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Int Orthop. 2011 Aug;35(8):1157-64. doi: 10.1007/s00264-010-1134-1. Epub 2010 Oct 21.

Failure following revision total knee arthroplasty: infection is the major cause.

Author information

1
Rothman Institute of Orthopedics, Thomas Jefferson University Hospital, 925 Chestnut Street, Philadelphia, PA 19107, USA.

Abstract

The objective of this study was to evaluate the survivorship of revision TKA and determine the reasons and predictors for failure. Between January 1999 to December 2005, 499 total knee arthroplasty revisions were performed on 474 patients. There were 292 (61.6%) women and 182 (38.4%) men. The average age at the time of index revision was 63.9 years. Revision was defined as surgery in which at least one component (tibial, patellar, femoral, or polyethylene) required exchange. At an average follow-up of 64.8 months (range, 24.1-111.6), and considering reoperation or re-revision as failure, there were 102 failures (18.3%). Infection was the major cause of failure (44.1%) followed by stiffness (22.6%), patellar or extensor mechanism problems (12.8%), periprosthetic fracture (5.9%), loosening (4.9%), haematoma formation (3.9%), malalignment (2.9%), and instability (2.9%). A total of 83% of failures were early (less than two years). Infection was the most common mechanism of failure of revision TKA. The majority of TKA revision failures tend to occur in the first two years after revision. The mode of failure of revision TKA appears to differ from the failure of primary TKA to some extent. Better understanding of current modes by which TKA revisions fail may enable surgeons to prevent these problems and improve outcomes for revision TKA.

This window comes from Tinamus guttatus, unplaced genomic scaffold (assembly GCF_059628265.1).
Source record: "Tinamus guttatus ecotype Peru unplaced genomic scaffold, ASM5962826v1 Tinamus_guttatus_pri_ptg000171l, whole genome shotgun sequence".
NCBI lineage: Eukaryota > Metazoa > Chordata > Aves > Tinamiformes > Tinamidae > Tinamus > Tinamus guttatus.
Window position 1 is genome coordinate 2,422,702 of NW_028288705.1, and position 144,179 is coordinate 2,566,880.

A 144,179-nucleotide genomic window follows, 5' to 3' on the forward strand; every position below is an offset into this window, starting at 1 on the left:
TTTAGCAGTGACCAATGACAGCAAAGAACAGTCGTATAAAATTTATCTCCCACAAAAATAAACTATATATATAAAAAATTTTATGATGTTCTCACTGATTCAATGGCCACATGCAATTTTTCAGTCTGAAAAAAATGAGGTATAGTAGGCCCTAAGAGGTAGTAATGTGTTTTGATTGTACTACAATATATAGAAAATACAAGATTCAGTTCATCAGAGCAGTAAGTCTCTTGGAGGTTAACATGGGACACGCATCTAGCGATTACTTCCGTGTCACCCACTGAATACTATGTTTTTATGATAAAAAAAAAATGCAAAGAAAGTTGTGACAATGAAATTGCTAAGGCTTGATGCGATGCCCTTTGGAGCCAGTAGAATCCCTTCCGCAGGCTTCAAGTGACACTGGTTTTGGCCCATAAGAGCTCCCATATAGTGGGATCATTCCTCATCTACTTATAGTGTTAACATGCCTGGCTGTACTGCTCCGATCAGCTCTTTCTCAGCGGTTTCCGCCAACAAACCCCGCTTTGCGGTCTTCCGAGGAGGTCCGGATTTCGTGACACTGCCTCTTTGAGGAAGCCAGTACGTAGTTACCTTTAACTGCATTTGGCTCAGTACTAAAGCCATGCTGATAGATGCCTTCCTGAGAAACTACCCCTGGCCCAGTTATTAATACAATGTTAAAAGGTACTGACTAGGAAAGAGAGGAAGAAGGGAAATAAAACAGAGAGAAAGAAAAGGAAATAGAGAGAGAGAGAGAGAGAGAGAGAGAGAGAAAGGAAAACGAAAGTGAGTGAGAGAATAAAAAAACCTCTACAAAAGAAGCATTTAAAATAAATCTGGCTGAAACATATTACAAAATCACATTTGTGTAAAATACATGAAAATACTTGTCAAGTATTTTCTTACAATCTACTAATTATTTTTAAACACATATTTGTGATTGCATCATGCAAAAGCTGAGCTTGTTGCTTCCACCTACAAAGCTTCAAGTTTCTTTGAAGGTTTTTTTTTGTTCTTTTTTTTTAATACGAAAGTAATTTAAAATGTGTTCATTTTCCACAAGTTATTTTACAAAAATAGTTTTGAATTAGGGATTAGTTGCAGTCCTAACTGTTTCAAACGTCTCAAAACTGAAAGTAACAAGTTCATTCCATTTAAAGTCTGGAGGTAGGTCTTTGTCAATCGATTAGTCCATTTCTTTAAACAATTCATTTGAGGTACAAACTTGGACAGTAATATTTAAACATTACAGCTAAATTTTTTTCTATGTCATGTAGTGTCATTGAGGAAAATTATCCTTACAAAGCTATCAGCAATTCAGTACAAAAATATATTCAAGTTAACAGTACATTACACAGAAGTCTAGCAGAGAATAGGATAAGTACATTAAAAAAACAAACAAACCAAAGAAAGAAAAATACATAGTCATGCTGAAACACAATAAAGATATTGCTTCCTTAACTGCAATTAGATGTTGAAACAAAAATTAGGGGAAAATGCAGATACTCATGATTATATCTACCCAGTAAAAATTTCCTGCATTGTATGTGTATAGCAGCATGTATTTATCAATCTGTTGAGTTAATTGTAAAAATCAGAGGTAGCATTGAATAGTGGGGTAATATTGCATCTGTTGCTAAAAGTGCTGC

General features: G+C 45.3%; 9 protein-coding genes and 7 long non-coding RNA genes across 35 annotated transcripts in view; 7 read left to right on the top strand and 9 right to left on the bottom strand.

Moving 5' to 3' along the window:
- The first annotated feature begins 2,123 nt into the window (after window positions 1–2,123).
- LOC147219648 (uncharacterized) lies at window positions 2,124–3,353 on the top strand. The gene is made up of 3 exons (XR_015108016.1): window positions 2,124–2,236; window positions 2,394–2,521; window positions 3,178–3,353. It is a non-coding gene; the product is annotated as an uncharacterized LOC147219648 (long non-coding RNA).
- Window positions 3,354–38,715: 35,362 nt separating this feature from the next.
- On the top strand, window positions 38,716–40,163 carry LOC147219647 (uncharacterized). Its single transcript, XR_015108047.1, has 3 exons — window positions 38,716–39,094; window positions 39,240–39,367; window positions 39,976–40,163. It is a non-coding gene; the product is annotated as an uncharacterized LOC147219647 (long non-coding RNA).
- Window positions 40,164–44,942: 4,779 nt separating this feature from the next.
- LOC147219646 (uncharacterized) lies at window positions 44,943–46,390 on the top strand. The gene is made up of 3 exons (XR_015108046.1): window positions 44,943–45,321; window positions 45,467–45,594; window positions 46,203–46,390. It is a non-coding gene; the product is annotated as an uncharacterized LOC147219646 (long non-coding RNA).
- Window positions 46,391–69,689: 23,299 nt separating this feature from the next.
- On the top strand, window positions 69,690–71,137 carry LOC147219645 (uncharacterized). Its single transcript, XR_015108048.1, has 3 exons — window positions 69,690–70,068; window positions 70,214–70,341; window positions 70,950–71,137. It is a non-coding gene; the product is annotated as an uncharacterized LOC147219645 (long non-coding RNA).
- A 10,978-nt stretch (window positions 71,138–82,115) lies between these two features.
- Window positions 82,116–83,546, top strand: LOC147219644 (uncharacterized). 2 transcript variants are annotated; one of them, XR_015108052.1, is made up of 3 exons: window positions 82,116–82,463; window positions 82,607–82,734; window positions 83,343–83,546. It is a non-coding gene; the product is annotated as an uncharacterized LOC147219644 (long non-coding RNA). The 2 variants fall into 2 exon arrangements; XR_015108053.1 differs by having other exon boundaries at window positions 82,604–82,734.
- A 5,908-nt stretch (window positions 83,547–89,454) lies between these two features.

PMID:
20959981
PMCID:
PMC3167421
DOI:
10.1007/s00264-010-1134-1
[Indexed for MEDLINE]
Free PMC Article

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